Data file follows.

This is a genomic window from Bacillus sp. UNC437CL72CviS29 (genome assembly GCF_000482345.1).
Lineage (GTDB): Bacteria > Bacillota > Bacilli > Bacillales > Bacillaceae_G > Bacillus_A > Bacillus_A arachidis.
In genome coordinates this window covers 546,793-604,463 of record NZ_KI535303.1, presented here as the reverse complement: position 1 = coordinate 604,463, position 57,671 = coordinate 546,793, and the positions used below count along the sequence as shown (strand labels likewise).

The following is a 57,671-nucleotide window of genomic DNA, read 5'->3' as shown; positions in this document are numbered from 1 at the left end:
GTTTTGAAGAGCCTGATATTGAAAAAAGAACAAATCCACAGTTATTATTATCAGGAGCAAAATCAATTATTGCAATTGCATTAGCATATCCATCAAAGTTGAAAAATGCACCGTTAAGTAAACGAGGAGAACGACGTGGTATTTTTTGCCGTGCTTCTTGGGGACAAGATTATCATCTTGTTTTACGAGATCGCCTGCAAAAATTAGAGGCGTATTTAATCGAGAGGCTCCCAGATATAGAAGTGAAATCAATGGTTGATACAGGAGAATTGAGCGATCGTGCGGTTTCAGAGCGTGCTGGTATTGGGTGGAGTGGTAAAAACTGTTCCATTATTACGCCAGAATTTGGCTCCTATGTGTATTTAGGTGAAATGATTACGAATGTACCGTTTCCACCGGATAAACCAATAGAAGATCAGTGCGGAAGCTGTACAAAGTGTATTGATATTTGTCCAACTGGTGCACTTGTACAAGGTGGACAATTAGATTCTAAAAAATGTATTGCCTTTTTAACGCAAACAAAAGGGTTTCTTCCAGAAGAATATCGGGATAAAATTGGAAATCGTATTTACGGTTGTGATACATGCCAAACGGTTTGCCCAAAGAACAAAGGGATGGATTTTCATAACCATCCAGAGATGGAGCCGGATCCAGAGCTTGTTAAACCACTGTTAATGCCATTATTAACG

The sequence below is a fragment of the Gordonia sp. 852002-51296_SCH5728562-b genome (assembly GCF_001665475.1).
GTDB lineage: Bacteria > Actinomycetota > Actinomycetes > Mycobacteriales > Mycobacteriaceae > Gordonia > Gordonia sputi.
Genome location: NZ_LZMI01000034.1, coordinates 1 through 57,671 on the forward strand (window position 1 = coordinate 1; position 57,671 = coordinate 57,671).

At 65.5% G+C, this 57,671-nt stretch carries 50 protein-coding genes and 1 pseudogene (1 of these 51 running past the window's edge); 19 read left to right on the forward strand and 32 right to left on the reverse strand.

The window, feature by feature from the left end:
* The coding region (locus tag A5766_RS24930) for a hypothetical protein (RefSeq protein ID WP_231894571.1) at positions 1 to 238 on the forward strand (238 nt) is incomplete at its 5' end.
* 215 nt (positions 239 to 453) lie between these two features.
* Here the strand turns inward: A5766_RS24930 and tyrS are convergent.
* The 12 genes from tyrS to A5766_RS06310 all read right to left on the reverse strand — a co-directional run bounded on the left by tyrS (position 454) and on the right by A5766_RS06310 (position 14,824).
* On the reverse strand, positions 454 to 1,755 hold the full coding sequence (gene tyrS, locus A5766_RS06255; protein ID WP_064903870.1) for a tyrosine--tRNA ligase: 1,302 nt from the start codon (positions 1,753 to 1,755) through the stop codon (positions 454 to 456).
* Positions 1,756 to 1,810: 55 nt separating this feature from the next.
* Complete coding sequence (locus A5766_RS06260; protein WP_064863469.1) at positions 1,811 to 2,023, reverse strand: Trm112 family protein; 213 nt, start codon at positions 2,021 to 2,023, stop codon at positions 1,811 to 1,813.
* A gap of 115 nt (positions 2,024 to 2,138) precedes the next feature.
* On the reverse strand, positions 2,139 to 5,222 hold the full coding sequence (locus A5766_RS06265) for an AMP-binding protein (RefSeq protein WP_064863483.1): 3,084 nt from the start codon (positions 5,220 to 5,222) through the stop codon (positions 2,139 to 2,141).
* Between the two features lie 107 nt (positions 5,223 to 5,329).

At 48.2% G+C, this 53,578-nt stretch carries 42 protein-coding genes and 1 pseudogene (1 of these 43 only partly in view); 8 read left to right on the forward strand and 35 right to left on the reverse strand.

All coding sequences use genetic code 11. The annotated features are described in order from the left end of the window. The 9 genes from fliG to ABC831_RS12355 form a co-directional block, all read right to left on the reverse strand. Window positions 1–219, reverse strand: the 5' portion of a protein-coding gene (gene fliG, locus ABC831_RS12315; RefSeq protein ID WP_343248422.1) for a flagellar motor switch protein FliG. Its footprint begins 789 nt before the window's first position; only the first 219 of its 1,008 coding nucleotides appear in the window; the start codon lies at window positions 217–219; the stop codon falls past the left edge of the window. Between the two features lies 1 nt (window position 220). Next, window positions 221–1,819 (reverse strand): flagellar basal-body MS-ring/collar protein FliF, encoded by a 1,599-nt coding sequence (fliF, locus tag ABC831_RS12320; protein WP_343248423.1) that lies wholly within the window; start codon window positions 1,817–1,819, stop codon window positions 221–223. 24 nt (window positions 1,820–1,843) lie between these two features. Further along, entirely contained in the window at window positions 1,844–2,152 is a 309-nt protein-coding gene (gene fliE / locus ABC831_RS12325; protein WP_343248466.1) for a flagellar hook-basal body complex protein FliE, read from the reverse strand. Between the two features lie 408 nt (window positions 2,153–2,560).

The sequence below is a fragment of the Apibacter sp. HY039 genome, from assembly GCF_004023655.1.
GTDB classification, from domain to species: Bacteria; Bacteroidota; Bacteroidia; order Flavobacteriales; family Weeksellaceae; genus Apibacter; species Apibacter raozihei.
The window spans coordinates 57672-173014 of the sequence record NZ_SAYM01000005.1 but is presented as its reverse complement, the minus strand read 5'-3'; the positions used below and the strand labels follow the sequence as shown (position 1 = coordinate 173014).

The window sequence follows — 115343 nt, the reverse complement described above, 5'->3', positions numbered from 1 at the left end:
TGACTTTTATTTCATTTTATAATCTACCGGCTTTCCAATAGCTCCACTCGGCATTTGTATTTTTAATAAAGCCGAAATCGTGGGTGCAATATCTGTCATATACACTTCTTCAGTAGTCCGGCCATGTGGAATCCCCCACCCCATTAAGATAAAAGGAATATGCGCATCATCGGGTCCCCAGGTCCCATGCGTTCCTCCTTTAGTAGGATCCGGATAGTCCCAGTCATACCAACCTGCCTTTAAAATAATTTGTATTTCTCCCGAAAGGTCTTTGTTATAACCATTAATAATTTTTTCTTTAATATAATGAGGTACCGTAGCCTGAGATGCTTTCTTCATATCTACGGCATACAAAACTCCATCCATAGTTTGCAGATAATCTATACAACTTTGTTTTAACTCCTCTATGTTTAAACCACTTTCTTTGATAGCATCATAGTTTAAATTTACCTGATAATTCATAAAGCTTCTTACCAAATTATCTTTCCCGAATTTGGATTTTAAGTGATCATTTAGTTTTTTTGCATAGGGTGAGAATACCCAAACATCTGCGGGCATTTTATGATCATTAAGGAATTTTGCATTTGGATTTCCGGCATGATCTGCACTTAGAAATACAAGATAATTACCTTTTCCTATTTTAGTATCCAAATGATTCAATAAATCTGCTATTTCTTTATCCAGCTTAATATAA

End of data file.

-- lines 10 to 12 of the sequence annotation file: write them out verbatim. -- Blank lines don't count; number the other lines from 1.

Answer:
The window, feature by feature from the left end:
* The coding region (locus tag A5766_RS24930) for a hypothetical protein (RefSeq protein ID WP_231894571.1) at positions 1 to 238 on the forward strand (238 nt) is incomplete at its 5' end.
* 215 nt (positions 239 to 453) lie between these two features.